What did Congress accomplish with Keystone vote?
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Now that President Obama has vetoed the Keystone XL pipeline bill, the question is: What did this effort accomplish? Was it just a waste of everyone's time and energy?

In short, the answer is "no." All sides in the contentious debate over the extension of an existing oil pipeline that could increase U.S. oil imports from Canada, already the largest foreign oil supplier to the United States, have sent signals in the past few weeks and these will be politically potent in the months ahead.

It is true that the bill's supporters in Congress failed to reach a veto-proof majority of two-thirds of the members in the House and Senate in support of the bill. But both chambers demonstrated bipartisan support for the measure. The Senate voted in favor of the bill by a 62-36 margin, and the House approved the bill by 270-152.


In doing so, congressional Republicans put their votes on record in favor of the popular energy pipeline, knowing that the vote would be available to their opponents in 2016 and beyond. House Speaker John Boehner (R-Ohio) and Senate Majority Leader Mitch McConnell (R-Ky.) made this vote an early priority, confident that the public support for the project and what it symbolizes in terms of jobs and lower energy prices would endure.

At the same time, congressional Republicans demonstrated that they could pass bipartisan legislation. Even if the president vetoes the bill, Republicans have used the Keystone XL pipeline to show voters hungry for change that this is what change would look like if you support Republicans and sensible Democrats in 2016. Next up will come bills to repeal and replace ObamaCare, which will also earn a veto, but will help to redefine the Obama administration as obstructionist and position Republicans as the party of constructive, bipartisan change.

The White House has also sent a signal by vetoing the Keystone XL bill. President Obama made it his third veto, and first since 2010, to show that he was still relevant, and not such a lame duck after all. His reluctance to approve the presidential permit for the pipeline will be part of his claim to a legacy that environmentalists and others in his political base will appreciate.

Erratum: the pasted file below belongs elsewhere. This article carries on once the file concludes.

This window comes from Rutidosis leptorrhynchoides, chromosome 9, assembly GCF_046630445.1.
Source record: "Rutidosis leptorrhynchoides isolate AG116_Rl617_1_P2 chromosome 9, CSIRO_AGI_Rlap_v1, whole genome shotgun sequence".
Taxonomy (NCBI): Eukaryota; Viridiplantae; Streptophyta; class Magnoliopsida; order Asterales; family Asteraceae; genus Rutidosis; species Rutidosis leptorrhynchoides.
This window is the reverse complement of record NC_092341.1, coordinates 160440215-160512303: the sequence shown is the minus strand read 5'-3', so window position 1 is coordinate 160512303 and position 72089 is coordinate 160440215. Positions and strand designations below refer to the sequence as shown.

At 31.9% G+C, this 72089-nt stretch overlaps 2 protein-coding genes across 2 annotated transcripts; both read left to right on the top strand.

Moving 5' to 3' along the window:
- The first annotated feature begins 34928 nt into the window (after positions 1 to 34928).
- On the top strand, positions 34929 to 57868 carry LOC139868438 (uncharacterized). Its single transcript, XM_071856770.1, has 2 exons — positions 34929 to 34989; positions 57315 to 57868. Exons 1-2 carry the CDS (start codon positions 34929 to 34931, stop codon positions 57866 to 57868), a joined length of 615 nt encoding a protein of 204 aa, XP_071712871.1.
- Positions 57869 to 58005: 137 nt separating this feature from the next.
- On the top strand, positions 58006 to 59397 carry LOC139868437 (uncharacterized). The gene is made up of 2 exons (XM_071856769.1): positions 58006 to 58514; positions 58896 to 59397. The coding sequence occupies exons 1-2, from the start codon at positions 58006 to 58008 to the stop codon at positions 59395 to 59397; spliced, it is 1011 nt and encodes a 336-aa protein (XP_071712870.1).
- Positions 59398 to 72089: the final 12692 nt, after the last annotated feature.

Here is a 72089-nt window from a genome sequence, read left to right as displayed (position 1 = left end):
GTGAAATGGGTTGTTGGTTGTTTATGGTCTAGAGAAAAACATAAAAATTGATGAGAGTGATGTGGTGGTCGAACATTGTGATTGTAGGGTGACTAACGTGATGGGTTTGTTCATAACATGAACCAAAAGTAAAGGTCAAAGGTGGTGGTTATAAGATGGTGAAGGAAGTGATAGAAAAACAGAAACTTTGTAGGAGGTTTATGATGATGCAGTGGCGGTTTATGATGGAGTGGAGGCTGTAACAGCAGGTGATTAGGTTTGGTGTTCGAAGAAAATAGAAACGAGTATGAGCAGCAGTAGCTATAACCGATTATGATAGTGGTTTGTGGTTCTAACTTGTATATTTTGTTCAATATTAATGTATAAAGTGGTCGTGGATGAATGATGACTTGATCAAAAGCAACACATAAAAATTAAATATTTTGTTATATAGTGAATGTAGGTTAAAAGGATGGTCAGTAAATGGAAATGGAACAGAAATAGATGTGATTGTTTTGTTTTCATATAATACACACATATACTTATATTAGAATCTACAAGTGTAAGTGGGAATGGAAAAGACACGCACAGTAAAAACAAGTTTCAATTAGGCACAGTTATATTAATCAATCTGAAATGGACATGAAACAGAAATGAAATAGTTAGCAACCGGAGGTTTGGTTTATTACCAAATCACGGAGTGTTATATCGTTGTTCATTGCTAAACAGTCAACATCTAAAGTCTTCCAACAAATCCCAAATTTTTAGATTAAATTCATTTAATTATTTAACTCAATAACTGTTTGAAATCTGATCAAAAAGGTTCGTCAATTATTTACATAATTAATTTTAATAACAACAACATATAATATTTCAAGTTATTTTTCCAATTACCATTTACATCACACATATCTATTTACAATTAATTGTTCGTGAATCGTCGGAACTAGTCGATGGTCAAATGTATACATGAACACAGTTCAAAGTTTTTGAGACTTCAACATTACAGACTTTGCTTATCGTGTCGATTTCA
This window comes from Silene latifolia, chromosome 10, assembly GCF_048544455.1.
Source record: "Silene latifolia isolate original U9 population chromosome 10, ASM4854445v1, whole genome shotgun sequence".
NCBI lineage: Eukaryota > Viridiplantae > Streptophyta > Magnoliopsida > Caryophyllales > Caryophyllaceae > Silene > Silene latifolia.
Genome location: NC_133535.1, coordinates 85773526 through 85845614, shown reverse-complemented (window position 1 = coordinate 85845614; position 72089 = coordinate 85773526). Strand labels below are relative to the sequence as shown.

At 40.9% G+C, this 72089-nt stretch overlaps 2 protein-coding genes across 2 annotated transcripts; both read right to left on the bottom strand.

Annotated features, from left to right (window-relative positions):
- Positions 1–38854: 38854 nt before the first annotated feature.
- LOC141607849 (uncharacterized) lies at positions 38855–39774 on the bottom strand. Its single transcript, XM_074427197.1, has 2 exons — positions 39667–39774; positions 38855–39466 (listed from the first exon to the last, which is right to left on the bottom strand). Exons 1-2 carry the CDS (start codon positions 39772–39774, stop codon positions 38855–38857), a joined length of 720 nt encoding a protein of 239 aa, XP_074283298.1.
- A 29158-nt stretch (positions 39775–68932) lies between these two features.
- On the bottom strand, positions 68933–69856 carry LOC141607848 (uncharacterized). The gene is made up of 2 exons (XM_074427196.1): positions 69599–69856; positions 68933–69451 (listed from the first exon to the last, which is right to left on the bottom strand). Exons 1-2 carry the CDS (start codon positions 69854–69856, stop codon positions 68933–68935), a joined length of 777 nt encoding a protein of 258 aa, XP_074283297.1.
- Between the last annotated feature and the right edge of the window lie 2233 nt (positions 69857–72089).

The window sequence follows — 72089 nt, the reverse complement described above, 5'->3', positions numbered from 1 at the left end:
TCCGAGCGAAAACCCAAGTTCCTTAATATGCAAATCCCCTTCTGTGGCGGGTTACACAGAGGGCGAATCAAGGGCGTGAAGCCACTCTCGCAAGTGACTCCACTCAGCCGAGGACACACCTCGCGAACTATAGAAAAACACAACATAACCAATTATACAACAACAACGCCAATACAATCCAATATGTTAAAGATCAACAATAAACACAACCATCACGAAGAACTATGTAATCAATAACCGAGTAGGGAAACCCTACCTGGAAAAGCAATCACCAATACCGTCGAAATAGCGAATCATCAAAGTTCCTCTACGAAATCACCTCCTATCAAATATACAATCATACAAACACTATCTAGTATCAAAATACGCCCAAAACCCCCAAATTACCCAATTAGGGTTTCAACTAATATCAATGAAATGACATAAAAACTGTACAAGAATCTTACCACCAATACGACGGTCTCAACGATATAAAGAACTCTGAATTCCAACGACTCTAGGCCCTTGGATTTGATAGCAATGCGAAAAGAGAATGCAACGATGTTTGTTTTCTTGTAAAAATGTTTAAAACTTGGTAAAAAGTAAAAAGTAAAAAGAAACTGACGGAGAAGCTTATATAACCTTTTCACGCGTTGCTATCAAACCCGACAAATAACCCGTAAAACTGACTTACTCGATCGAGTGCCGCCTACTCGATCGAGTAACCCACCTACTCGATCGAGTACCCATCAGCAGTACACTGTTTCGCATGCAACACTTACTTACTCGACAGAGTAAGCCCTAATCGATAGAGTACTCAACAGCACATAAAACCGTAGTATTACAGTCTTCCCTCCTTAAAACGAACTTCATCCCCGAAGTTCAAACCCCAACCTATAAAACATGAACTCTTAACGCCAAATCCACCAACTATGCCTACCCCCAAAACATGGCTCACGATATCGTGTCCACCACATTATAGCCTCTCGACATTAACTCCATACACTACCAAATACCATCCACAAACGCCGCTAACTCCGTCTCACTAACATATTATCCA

It should be expected that Canadian Prime Minister Stephen Harper will respond to the president's veto by sending signals of his own. Canada will have a federal election later this year, and Harper's job is on the line. He will push back, if only to show that he won't allow misinformation about the project, which has become a Canadian foreign policy priority, to go unchallenged. Even before the veto, Canadian Ambassador to the United States Gary Doer, a social democrat and environmentalist and former Manitoba premier, denounced outdated facts and figures in the U.S. Environmental Protection Agency's statement that the carbon emissions of the oil sands ought to be counted against the project in the next State Department assessment.

The escalation of rhetoric between Washington and Ottawa will continue. Obama has been increasingly sarcastic and undiplomatic toward the Harper government on the subject of Keystone. Yet the bilateral relationship between the two countries continues to be healthy in other areas: Canadian troops and pilots are supporting the United States against the Islamic State in Iraq and Syria (ISIS) in Iraq, and bilateral initiatives on border and regulatory cooperation are proceeding well. Harper may take the signal from this that he has little to lose by punching back against the White House.

All this suggests a remarkable stability underlying the heated rhetoric coming from all sides in the wake of the Keystone XL veto. Congress voted, the president vetoed and Canada voiced its case again. The Keystone pipeline remains unlikely to obtain the necessary U.S. permit before there is a new occupant in the White House in 2017.

And yet, Congress may have sent a signal with this Keystone XL vote that will continue to resonate as Americans make their choices for the next president and the 116th Congress too.

Sands is senior research professor and director of the Center for Canadian Studies at the Johns Hopkins University School of Advanced International Studies and a senior fellow at the Hudson Institute. He is also G. Robert Ross Distinguished Professor of Business at Western Washington University.